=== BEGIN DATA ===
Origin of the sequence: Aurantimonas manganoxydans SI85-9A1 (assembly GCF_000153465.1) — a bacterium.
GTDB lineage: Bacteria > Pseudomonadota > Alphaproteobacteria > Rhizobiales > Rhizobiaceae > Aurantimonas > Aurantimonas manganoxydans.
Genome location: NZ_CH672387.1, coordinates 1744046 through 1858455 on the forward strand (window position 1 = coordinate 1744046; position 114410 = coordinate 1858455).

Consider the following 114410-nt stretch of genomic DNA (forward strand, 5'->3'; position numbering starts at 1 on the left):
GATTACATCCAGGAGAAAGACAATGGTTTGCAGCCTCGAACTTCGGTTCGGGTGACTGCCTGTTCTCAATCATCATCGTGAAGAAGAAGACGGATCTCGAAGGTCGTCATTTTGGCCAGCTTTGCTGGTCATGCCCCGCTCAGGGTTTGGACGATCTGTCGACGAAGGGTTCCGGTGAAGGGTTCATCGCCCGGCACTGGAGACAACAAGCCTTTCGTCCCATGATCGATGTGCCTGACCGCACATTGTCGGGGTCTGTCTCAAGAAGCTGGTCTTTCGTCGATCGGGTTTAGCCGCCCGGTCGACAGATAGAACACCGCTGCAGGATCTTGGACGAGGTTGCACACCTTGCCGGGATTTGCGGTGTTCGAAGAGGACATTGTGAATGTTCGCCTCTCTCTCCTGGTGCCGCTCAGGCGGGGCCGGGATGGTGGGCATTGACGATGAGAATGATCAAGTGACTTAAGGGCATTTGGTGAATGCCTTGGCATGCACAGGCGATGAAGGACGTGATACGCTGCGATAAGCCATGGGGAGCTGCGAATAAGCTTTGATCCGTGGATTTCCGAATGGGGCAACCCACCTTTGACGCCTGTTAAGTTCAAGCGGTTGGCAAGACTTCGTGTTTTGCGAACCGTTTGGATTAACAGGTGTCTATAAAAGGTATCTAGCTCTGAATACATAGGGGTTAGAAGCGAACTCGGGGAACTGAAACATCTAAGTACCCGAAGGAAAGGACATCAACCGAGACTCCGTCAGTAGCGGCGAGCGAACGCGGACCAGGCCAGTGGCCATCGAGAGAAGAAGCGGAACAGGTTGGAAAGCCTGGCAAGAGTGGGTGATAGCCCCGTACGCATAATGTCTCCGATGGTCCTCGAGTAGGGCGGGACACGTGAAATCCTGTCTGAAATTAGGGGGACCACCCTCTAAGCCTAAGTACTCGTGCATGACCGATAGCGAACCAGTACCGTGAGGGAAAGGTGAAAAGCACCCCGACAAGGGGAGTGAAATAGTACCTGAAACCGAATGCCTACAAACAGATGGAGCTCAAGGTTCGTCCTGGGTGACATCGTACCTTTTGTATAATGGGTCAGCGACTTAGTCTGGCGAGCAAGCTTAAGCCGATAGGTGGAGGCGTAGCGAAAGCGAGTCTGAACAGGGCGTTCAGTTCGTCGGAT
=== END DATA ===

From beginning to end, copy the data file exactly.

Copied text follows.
Origin of the sequence: Aurantimonas manganoxydans SI85-9A1 (assembly GCF_000153465.1) — a bacterium.
GTDB lineage: Bacteria > Pseudomonadota > Alphaproteobacteria > Rhizobiales > Rhizobiaceae > Aurantimonas > Aurantimonas manganoxydans.
Genome location: NZ_CH672387.1, coordinates 1744046 through 1858455 on the forward strand (window position 1 = coordinate 1744046; position 114410 = coordinate 1858455).

Consider the following 114410-nt stretch of genomic DNA (forward strand, 5'->3'; position numbering starts at 1 on the left):
GATTACATCCAGGAGAAAGACAATGGTTTGCAGCCTCGAACTTCGGTTCGGGTGACTGCCTGTTCTCAATCATCATCGTGAAGAAGAAGACGGATCTCGAAGGTCGTCATTTTGGCCAGCTTTGCTGGTCATGCCCCGCTCAGGGTTTGGACGATCTGTCGACGAAGGGTTCCGGTGAAGGGTTCATCGCCCGGCACTGGAGACAACAAGCCTTTCGTCCCATGATCGATGTGCCTGACCGCACATTGTCGGGGTCTGTCTCAAGAAGCTGGTCTTTCGTCGATCGGGTTTAGCCGCCCGGTCGACAGATAGAACACCGCTGCAGGATCTTGGACGAGGTTGCACACCTTGCCGGGATTTGCGGTGTTCGAAGAGGACATTGTGAATGTTCGCCTCTCTCTCCTGGTGCCGCTCAGGCGGGGCCGGGATGGTGGGCATTGACGATGAGAATGATCAAGTGACTTAAGGGCATTTGGTGAATGCCTTGGCATGCACAGGCGATGAAGGACGTGATACGCTGCGATAAGCCATGGGGAGCTGCGAATAAGCTTTGATCCGTGGATTTCCGAATGGGGCAACCCACCTTTGACGCCTGTTAAGTTCAAGCGGTTGGCAAGACTTCGTGTTTTGCGAACCGTTTGGATTAACAGGTGTCTATAAAAGGTATCTAGCTCTGAATACATAGGGGTTAGAAGCGAACTCGGGGAACTGAAACATCTAAGTACCCGAAGGAAAGGACATCAACCGAGACTCCGTCAGTAGCGGCGAGCGAACGCGGACCAGGCCAGTGGCCATCGAGAGAAGAAGCGGAACAGGTTGGAAAGCCTGGCAAGAGTGGGTGATAGCCCCGTACGCATAATGTCTCCGATGGTCCTCGAGTAGGGCGGGACACGTGAAATCCTGTCTGAAATTAGGGGGACCACCCTCTAAGCCTAAGTACTCGTGCATGACCGATAGCGAACCAGTACCGTGAGGGAAAGGTGAAAAGCACCCCGACAAGGGGAGTGAAATAGTACCTGAAACCGAATGCCTACAAACAGATGGAGCTCAAGGTTCGTCCTGGGTGACATCGTACCTTTTGTATAATGGGTCAGCGACTTAGTCTGGCGAGCAAGCTTAAGCCGATAGGTGGAGGCGTAGCGAAAGCGAGTCTGAACAGGGCGTTCAGTTCGTCGGAT